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Ashley Giles' new England role crucial to avoid Andy Flower burn out, says Bob Willis

Bob Willis Posted 28th November 2012 view comments

Andy Flower's plate is too full at the moment so it's very good news that Ashley Giles will be taking over responsibility for England's ODI and T20 teams.

These days the head coach gets involved in so many branches of Team England (many of which don't get a lot of publicity) that it can only be a sensible move to relinquish him of some responsibility.

Ashley Giles: claimed 55 wickets in 62 one-day internationals for England

Ashley Giles: claimed 55 wickets in 62 one-day internationals for England

Coaching the national side is a much more professional job than it used to be and as things stand England are obviously keen to keep Flower for as long as possible; if he continues to do as much as he currently does, and the overseas tours and international Twenty20 fixtures continue to multiply as they are, it's hard to see how his tenure wouldn't be shorter than hoped for.


Ashley has been part and parcel of the selection process for a number of years now and has won his spurs at Warwickshire in both forms of the game, so it's a natural step up for him.

Ashley is an excellent man-manager and is meticulous in his organisation, so there's no doubt that Warwickshire's loss is England's gain.

Bob Willis
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He is an excellent man-manager and is meticulous in his organisation, so there's no doubt that Warwickshire's loss is England's gain.

I'm sure he can't wait to get into a fresh challenge and slot into this new-look structure, starting in India in January and thereafter in New Zealand. At 39, he's the right age for the job, is well-qualified to do it and he's very highly thought of in the game to boot.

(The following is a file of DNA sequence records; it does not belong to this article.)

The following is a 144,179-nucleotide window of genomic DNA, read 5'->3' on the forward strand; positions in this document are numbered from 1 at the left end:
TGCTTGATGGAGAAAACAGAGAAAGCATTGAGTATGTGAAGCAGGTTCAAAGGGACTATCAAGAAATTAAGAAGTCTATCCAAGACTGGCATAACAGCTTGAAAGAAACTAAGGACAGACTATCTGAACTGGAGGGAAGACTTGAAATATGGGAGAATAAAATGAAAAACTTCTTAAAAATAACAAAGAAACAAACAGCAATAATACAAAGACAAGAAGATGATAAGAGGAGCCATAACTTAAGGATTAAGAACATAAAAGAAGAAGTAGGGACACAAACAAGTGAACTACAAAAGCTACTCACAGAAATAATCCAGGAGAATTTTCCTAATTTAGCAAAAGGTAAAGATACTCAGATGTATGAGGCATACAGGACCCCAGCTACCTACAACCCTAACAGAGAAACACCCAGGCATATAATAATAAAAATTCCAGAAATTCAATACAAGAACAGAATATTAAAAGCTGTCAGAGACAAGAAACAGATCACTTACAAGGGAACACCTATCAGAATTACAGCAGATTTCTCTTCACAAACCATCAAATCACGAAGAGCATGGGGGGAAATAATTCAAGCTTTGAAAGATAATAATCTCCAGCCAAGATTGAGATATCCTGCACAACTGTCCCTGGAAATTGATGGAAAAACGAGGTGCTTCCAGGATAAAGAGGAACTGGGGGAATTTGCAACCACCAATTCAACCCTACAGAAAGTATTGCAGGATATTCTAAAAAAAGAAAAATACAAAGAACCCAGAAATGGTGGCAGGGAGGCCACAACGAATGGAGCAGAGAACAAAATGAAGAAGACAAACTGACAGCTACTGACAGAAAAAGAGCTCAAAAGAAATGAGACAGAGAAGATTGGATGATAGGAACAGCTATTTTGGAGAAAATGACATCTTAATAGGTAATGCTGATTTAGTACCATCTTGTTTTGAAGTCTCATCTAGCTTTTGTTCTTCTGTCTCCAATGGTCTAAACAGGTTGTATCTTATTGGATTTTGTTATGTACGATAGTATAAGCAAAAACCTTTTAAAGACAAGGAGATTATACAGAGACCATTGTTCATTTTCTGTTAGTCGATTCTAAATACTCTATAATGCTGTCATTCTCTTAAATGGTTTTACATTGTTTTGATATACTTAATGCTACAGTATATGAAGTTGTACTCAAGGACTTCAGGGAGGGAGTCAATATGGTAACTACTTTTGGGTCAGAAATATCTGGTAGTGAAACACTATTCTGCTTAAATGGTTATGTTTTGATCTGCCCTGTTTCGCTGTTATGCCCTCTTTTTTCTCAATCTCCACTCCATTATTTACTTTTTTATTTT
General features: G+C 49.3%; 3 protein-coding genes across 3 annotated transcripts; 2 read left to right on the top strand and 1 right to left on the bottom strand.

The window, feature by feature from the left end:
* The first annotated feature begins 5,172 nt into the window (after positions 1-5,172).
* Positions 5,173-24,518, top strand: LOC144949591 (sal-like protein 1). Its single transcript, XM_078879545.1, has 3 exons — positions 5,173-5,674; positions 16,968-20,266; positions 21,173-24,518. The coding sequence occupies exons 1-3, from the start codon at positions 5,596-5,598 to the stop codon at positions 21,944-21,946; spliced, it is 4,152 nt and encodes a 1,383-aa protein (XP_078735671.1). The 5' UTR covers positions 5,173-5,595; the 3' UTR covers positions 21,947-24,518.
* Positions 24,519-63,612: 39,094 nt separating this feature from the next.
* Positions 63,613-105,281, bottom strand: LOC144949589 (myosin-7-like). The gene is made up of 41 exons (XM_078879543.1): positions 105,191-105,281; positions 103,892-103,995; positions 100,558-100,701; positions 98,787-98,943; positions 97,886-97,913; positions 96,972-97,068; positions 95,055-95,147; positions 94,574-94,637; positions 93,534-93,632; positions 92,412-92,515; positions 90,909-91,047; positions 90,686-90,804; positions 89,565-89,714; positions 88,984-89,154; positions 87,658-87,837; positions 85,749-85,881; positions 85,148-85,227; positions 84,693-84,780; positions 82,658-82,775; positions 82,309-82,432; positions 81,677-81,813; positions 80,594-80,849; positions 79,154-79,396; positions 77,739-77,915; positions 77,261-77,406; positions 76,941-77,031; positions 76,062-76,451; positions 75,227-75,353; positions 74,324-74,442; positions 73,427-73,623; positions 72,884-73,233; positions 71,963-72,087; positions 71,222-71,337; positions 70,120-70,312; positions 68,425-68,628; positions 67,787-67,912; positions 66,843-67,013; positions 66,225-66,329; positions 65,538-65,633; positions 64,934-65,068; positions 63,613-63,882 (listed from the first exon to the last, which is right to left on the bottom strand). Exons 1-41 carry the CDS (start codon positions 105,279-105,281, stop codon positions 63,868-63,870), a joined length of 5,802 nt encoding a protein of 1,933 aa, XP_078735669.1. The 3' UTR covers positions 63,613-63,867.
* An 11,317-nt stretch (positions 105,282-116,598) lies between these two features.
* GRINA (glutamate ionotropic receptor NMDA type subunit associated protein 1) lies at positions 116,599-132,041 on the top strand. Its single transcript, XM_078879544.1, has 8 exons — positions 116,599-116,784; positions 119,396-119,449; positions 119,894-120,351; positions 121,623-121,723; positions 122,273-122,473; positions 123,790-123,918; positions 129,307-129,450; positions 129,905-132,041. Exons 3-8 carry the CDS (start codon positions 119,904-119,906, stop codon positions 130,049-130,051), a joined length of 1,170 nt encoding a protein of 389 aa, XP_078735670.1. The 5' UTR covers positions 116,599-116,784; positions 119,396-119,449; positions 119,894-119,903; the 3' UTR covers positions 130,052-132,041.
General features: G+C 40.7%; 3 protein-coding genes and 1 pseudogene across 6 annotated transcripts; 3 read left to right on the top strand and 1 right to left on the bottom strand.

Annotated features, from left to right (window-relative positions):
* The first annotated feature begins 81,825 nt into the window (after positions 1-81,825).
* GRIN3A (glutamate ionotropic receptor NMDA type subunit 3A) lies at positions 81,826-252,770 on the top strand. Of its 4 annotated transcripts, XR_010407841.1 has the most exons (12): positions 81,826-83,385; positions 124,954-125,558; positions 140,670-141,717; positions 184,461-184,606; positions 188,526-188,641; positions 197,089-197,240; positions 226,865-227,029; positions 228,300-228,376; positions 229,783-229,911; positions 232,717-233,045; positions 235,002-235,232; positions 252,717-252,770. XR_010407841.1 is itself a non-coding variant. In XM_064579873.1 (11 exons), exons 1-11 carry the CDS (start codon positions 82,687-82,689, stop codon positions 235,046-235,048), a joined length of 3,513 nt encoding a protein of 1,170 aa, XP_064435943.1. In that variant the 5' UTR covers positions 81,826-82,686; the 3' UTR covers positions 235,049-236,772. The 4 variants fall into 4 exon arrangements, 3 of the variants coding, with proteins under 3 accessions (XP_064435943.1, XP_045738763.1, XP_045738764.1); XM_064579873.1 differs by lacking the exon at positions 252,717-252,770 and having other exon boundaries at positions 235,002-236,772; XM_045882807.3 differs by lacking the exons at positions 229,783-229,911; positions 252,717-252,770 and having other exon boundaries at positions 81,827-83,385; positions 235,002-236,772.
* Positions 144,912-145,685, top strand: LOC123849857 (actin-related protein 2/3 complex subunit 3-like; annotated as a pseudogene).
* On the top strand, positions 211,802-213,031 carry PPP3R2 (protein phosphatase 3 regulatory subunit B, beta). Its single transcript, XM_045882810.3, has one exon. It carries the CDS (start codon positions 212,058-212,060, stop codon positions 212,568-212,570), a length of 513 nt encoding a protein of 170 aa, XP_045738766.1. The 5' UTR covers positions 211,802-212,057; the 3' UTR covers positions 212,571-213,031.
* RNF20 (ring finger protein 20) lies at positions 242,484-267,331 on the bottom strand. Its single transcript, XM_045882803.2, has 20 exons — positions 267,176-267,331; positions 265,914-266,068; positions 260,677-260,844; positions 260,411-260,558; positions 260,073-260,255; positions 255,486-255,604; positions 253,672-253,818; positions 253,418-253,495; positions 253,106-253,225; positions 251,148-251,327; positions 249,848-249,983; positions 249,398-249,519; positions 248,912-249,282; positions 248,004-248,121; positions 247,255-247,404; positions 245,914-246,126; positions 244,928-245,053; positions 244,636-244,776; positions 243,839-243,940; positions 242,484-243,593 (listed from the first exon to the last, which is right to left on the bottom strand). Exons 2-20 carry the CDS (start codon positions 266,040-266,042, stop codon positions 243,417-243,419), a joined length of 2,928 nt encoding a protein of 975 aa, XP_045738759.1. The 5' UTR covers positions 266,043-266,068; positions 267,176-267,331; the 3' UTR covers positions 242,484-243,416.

Yes, he'll have his work cut out - particularly when England play away from home in the 50-over game - but the good news on that front is that the ICC Champions Trophy will be staged in this country next year, while in 2014 English domestic cricket will re-embrace 50-over cricket. Both of those factors should help Giles raise standards overall, which is crucial if England are to stay as World No 1.

More by accident than design, Alastair Cook has found himself back in the one-day side not only as an opener but as skipper and he's grown into an impressive player who has shown that he is capable of adapting to the rigours of the format.

I've always believed that the best cricketers are the best cricketers for 50-over and Test match cricket; there aren't too many one-day specialists who can force themselves into the side, so there's no doubt in my mind that someone like Matt Prior should be able to play 50-over cricket for England.

If Prior's and England's Test fortunes are rosy, then that should be reflected in the 50-over format.


For now Cook's challenge is to build on that impressive Test victory in Mumbai.

His mentor, Graham Gooch, has always said that 90 per cent of Test cricket is played in the head and there's no doubt that England's skipper is a very cool, calm character.

When he's at the crease he has an impressive ability to forget what's gone: if he plays and misses or mis-times a shot he just puts it behind him and gets on with the job, rarely missing out on a bad ball.

India couldn't bowl at him in the end in Mumbai; he may not be as flamboyant as Kevin Pietersen (and he never will be) but he's every bit as unflappable.

After the first Test defeat in Ahmedabad, he said 'this is a strong, resilient side - we'll bounce back from this defeat'.

There were plenty of us out there who thought 'Really? In Mumbai? On Sachin Tendulkar's home patch and against those Indian spinners?'

But he's really got the lads on his side; they all back him and answered those who wrote them off by not only winning, but by winning in real style.

Cook is still learning the job as captain and our commentators were very critical of his field placing first thing on the fourth and final day when he didn't have a silly point in, but on the whole he's taken to it extremely well.

He's inherited a conservative style of management from Strauss and Flower - they tend to go on the defensive first, which was underlined by their selection in Ahmedabad.

But I think that, as he grows into the job - and this win will have done enormous things for his confidence - he'll become more confident about making subtle changes in the field.

All of that bodes well not just for the remainder of this tour but well into the future, starting with all of the challenges that will present themselves next year.

With Flower now able to focus more fully on Test matches, the signs are very encouraging.

Comments (1)

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James Playford says...

Good signs indeed. It looked as if something needed to change as the team's performances had gone a bit flat and now it has and we can keep Flower. Come on England!

Posted 14:42 28th November 2012

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